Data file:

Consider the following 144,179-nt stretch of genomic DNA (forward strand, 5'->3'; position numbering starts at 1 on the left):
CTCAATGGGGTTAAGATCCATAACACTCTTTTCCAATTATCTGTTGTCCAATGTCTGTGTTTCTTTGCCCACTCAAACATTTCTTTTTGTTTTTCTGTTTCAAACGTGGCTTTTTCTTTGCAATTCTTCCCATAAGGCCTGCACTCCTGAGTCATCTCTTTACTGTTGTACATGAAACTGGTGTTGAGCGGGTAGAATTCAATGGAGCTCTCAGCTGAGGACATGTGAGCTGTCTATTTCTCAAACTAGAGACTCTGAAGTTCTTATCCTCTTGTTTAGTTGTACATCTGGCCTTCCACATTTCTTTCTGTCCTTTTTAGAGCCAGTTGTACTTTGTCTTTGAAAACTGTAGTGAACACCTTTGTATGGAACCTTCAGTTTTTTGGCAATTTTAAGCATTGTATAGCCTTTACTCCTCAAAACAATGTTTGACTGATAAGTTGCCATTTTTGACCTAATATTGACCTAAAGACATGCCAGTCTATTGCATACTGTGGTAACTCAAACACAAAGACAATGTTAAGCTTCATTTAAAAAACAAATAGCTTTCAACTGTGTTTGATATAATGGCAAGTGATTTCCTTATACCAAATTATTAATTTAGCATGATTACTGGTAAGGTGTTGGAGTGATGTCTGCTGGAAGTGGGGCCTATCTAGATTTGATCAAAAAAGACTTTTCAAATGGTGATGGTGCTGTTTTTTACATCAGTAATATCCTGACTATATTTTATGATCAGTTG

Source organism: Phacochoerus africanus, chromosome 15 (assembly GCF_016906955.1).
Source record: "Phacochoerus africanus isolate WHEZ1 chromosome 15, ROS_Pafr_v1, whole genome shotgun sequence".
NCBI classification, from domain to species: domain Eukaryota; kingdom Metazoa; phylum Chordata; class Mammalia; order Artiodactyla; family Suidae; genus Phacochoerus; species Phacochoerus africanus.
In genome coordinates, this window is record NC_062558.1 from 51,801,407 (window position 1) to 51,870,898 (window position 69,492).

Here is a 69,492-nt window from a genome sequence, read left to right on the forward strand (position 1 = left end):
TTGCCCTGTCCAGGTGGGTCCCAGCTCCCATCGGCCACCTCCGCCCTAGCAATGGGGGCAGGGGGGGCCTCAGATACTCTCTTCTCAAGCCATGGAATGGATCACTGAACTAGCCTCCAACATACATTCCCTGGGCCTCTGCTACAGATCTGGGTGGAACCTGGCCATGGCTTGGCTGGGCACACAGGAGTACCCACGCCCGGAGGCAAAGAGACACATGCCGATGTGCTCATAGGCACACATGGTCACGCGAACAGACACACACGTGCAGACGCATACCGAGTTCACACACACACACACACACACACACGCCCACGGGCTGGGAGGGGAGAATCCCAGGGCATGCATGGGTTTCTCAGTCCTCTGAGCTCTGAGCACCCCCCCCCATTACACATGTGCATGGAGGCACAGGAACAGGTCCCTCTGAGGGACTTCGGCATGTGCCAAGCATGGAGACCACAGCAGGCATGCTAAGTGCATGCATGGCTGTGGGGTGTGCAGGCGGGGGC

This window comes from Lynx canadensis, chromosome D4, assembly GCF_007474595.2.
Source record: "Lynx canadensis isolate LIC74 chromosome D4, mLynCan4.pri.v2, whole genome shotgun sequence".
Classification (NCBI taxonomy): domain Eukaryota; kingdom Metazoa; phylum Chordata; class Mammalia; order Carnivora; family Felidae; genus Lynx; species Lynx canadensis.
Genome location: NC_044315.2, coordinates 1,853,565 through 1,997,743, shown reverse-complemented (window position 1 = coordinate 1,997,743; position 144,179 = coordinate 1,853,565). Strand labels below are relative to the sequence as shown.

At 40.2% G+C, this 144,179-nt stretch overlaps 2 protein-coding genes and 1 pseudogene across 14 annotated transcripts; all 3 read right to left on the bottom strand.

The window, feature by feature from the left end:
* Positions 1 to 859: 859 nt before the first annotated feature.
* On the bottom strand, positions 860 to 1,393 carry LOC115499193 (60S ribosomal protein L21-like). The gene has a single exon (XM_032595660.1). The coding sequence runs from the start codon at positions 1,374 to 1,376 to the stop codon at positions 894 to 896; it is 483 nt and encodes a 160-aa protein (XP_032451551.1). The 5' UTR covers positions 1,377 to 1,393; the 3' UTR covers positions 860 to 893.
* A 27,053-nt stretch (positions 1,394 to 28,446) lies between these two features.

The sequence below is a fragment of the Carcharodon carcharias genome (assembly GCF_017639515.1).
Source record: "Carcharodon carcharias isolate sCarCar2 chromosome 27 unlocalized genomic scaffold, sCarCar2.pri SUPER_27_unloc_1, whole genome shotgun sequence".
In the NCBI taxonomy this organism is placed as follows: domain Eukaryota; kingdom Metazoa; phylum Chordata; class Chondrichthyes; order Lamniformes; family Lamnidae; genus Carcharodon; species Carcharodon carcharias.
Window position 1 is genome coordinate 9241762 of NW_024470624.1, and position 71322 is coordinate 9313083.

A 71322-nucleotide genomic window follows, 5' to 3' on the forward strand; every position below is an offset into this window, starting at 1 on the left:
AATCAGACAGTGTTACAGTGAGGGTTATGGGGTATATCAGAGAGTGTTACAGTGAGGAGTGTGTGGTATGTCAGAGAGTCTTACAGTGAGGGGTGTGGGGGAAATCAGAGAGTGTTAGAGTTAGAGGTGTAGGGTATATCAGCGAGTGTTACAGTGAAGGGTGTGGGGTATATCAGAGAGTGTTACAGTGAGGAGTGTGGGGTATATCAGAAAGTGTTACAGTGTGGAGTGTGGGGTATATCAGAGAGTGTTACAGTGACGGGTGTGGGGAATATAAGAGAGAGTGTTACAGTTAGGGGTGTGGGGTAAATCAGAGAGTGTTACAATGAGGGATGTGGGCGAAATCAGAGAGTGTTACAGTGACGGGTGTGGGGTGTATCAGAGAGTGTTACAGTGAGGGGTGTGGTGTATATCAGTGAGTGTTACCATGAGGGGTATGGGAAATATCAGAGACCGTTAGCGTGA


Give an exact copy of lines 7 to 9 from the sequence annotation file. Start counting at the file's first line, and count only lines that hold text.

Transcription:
Here is a 69,492-nt window from a genome sequence, read left to right on the forward strand (position 1 = left end):
TTGCCCTGTCCAGGTGGGTCCCAGCTCCCATCGGCCACCTCCGCCCTAGCAATGGGGGCAGGGGGGGCCTCAGATACTCTCTTCTCAAGCCATGGAATGGATCACTGAACTAGCCTCCAACATACATTCCCTGGGCCTCTGCTACAGATCTGGGTGGAACCTGGCCATGGCTTGGCTGGGCACACAGGAGTACCCACGCCCGGAGGCAAAGAGACACATGCCGATGTGCTCATAGGCACACATGGTCACGCGAACAGACACACACGTGCAGACGCATACCGAGTTCACACACACACACACACACACACACGCCCACGGGCTGGGAGGGGAGAATCCCAGGGCATGCATGGGTTTCTCAGTCCTCTGAGCTCTGAGCACCCCCCCCCATTACACATGTGCATGGAGGCACAGGAACAGGTCCCTCTGAGGGACTTCGGCATGTGCCAAGCATGGAGACCACAGCAGGCATGCTAAGTGCATGCATGGCTGTGGGGTGTGCAGGCGGGGGC

This window comes from Lynx canadensis, chromosome D4, assembly GCF_007474595.2.